Wir danken dir, Gott, wir danken dir, BWV 29

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Wir danken dir, Gott, wir danken dir
BWV 29
Sacred cantata by J. S. Bach
Leipzig Nikolaikirche BW 2012-09-10 18-11-46 cropped.jpg
Occasion Ratswechsel (Inauguration of new town council)
Performed 27 August 1731 (1731-08-27) – Leipzig
Movements 8
Cantata text anonymous
Bible text Psalms 75:2
Chorale "Nun lob, mein Seel, den Herren"
Vocal SATB choir and solo

Wir danken dir, Gott, wir danken dir (We thank you, God, we thank you),[1] BWV 29, is a sacred cantata by Johann Sebastian Bach. He composed it in Leipzig in 1731 for Ratswechsel, the inauguration of a new town council, and first performed it on 27 August of that year. Bach used the music from the choral movement for both the Gratias agimus tibi and Dona nobis pacem of his Mass in B minor.

History and words[edit]

Bach composed the cantata in 1731 for Ratswechsel, the inauguration of the newly elected town council, which took place in a festive service in the Nikolaikirche on the Monday following St. Bartholomäus (24 August). [2] He had written the cantatas Preise, Jerusalem, den Herrn, BWV 119, and Gott, man lobet dich in der Stille, BWV 120, for the same occasion. The text by an unknown author includes in movement 2 Psalm 75:2 and as the closing chorale the fifth stanza of Johann Gramann's hymn "Nun lob, mein Seel, den Herren".[3][4]

Bach first performed the cantata on 27 August 1731 and again at least in 1739 and 1749.[2]

Instrumentation and structure[edit]

The instrumentation reflects the festive occasion for which it was written: soprano, alto, tenor and bass soloists, four-part choir, solo organ and an orchestra consisting of three trumpets, timpani, two oboes, two violins, viola and basso continuo.[4] The cantata is in seven movements:[5]

  1. Sinfonia
  2. Chorus: Wir danken dir, Gott, wir danken dir
  3. Aria (tenor): Halleluja, Stärk und Macht
  4. Recitative (bass): Gottlob! es geht uns wohl!
  5. Aria (soprano): Gedenk an uns mit deiner Liebe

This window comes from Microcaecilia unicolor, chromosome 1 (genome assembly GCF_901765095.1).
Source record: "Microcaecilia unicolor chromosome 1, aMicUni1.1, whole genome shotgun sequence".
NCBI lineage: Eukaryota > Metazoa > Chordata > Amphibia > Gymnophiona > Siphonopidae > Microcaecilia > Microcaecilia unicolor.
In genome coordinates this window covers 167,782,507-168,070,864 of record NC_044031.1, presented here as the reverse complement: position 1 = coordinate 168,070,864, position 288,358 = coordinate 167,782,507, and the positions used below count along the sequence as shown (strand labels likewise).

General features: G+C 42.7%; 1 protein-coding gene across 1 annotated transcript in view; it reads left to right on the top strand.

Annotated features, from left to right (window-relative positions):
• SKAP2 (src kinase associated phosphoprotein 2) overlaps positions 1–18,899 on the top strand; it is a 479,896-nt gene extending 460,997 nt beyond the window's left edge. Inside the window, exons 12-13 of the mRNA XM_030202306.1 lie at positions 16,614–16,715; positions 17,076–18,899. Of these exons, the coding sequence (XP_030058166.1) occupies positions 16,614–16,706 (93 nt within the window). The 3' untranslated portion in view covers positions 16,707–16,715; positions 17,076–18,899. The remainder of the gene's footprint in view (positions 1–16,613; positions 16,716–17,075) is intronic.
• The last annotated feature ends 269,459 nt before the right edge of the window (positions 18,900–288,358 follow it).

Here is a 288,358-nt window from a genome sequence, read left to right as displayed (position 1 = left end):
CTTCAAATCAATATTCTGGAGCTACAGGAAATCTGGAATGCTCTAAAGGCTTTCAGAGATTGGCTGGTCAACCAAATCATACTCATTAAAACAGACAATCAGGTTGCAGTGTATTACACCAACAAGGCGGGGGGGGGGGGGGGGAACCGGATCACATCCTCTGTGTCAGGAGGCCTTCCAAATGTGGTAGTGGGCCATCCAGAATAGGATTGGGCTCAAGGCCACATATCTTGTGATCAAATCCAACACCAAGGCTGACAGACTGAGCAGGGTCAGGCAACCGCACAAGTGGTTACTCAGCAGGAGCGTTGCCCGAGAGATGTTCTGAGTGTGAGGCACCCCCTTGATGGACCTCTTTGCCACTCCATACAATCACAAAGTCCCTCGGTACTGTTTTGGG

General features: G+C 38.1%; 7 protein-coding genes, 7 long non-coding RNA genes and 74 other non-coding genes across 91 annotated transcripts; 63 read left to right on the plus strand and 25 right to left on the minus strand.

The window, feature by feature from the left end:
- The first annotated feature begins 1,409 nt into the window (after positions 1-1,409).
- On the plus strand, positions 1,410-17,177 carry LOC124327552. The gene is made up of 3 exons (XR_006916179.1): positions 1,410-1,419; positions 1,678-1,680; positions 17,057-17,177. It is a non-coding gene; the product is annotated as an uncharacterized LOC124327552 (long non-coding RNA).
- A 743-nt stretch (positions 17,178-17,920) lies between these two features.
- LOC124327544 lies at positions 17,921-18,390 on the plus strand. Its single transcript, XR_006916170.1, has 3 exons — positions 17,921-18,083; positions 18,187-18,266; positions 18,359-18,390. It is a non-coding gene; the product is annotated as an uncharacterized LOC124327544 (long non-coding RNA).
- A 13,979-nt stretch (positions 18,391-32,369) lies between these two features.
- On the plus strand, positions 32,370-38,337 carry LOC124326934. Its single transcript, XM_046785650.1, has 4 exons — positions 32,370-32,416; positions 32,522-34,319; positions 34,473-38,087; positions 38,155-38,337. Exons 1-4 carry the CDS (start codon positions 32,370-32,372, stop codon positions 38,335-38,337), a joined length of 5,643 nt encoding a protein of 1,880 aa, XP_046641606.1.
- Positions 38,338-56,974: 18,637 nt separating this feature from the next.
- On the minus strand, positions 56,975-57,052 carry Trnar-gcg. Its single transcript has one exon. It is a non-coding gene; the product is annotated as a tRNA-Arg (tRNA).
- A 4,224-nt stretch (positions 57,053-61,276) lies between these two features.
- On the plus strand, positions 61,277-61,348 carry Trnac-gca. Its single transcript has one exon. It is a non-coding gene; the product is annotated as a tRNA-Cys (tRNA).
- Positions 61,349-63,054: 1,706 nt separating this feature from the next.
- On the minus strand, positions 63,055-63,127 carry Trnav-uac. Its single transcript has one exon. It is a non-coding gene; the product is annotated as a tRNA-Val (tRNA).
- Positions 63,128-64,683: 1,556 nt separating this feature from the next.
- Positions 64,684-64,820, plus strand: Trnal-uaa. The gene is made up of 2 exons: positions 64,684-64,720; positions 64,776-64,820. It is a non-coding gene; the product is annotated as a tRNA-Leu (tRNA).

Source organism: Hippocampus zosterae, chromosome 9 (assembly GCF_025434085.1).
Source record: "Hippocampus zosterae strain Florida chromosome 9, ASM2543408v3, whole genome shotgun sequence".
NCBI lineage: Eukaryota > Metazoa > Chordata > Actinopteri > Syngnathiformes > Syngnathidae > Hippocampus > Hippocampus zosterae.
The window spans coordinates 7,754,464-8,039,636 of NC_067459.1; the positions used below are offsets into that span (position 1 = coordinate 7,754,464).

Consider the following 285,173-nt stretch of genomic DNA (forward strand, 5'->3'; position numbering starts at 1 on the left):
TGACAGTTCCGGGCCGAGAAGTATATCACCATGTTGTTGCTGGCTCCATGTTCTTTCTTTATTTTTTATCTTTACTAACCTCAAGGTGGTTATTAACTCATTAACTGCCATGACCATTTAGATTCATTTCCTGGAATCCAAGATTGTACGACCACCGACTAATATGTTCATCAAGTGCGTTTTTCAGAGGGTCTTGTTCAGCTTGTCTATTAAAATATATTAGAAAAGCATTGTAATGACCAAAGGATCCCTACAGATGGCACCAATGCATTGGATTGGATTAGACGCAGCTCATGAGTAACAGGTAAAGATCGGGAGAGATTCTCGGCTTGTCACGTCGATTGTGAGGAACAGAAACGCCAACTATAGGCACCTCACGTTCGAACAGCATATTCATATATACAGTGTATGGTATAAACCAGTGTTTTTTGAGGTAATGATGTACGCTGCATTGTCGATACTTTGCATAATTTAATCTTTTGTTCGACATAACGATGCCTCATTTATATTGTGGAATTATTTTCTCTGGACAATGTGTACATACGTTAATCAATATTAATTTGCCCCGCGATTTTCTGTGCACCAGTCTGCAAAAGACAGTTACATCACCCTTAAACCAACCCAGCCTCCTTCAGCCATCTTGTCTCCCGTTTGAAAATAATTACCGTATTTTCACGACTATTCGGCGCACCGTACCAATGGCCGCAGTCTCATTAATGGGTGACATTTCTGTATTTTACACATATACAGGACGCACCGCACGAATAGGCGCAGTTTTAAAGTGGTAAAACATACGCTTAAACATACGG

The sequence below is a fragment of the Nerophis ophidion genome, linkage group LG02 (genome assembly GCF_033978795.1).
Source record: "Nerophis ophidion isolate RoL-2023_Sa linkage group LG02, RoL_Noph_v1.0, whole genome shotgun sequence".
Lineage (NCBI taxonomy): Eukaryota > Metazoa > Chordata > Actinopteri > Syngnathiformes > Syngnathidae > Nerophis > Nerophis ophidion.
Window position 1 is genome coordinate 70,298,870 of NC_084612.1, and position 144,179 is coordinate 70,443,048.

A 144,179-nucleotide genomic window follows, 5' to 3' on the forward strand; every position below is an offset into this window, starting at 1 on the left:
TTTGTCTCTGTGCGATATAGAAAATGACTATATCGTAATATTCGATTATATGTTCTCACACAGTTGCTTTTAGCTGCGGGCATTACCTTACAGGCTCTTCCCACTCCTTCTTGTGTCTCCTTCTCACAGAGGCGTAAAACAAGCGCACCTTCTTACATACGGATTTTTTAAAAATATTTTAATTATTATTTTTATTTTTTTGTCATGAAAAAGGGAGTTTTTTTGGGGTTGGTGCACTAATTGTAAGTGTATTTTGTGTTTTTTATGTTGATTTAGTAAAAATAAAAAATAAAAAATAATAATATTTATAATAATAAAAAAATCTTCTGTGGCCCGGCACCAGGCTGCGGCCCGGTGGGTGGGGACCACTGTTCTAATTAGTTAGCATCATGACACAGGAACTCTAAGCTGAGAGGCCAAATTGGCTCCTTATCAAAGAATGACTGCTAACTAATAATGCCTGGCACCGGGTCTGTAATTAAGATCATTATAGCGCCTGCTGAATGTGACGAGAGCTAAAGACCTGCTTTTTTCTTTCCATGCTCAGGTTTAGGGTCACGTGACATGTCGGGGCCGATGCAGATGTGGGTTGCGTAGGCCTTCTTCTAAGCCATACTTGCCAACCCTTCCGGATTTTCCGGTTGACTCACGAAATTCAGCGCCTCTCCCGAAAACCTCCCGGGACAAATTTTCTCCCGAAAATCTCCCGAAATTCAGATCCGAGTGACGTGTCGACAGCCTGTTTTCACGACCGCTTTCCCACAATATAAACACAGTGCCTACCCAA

6. Recitative (alto, choir): Vergiß es ferner nicht, mit deiner Hand
  7. Aria (alto): Halleluja, Stärk und Macht
  8. Chorale: Sei Lob und Preis mit Ehren


The cantata is one of the few sacred Bach cantatas opened by an orchestral sinfonia. Another is the early Weinen, Klagen, Sorgen, Zagen, BWV 12. The music is an arrangement of the prelude from Bach's Partita for violin, BWV 1006. A solo organ plays the original violin part, while the orchestra adds an accompaniment.[4]

The chorus, on verse 2 of Psalm 75, is written in grave stile antico. The bass begins in great simplicity a theme in even steps; the tenor starts imitating almost immediately, the alto a little later, then the soprano. A countersubject illustrates the telling of God's wonders, embellishing the words verkündigen ("proclaim") and Wunder ("wonders"). A dense texture is achieved. In the beginning only oboes and strings play colla parte, then a trumpet doubles the soprano. Developing further, two trumpets take part in the polyphony, and a climax is reached when the third trumpet and timpani enter. Bach adapted the music with only minor changes for the Gratias of his Mass for the Dresden court (Kyrie and Gloria) in 1733, which expresses the same idea. Later he incorporated the Missa in his Mass in B minor and concluded his work by repeating the music as the Dona nobis pacem. According to Klaus Hofmann, all these movements are based on an earlier lost composition.[2]

The tenor, a solo violin, and the continuo are equal partners in the following da capo aria.

The soprano aria, accompanied by oboe and strings, is in siciliano rhythm.[4] The continuo rests during the vocal parts.[6]

After a recitative which leads to a choral Amen, the alto soloist repeats the main section of the tenor aria, accompanied by the organ. This close connection within a work of both theme (3 and 6) and instrument (1 and 6) is unusual in Bach's cantatas.[6]

In the closing chorale the trumpets accentuate the ends of some lines of the fifth verse of Johann Gramann's "Nun lob, mein Seel, den Herren".[2][5]

20th-century adaptation[edit]

The Sinfonia movement experienced a period of crossover popularity in 1968 when Walter Carlos (now Wendy Carlos) created an exuberant rendition of it for electronic synthesizer (at the time a novelty) for the album Switched-On Bach.



  1. ^ Dellal, Pamela. "BWV 29 – "Wir danken dir, Gott, wir danken dir"". Emmanuel Music. Retrieved 15 April 2014. 
  2. ^ a b c d Hofmann, Klaus (2012). "Wir danken dir, Gott, wir danken dir / Unto thee, O God, do we give thanks, BWV 29" (PDF). bach-cantatas.com. pp. 7–8. Retrieved 28 November 2013. 
  3. ^ "Nun lob, mein' Seel', den Herren / Text and Translation of Chorale". bach-cantatas.com. 2008. Retrieved 11 September 2012. 
  4. ^ a b c d Wolff, Christoph. "Wir danken dir, Gott, wir danken dir, BWV29" (PDF). bach-cantatas.com. p. 25. Retrieved 28 June 2013. 
  5. ^ a b Dürr, Alfred (1981). Die Kantaten von Johann Sebastian Bach (in German) 1 (4 ed.). Deutscher Taschenbuchverlag. pp. 595–598. ISBN 3-423-04080-7. 
  6. ^ a b Mincham, Julian (2010). "Chapter 45 BWV 103 Ihr werdet weinen und heulen / You shall weep and wail, though the world will rejoice.". jsbachcantatas.com. Retrieved 16 April 2013.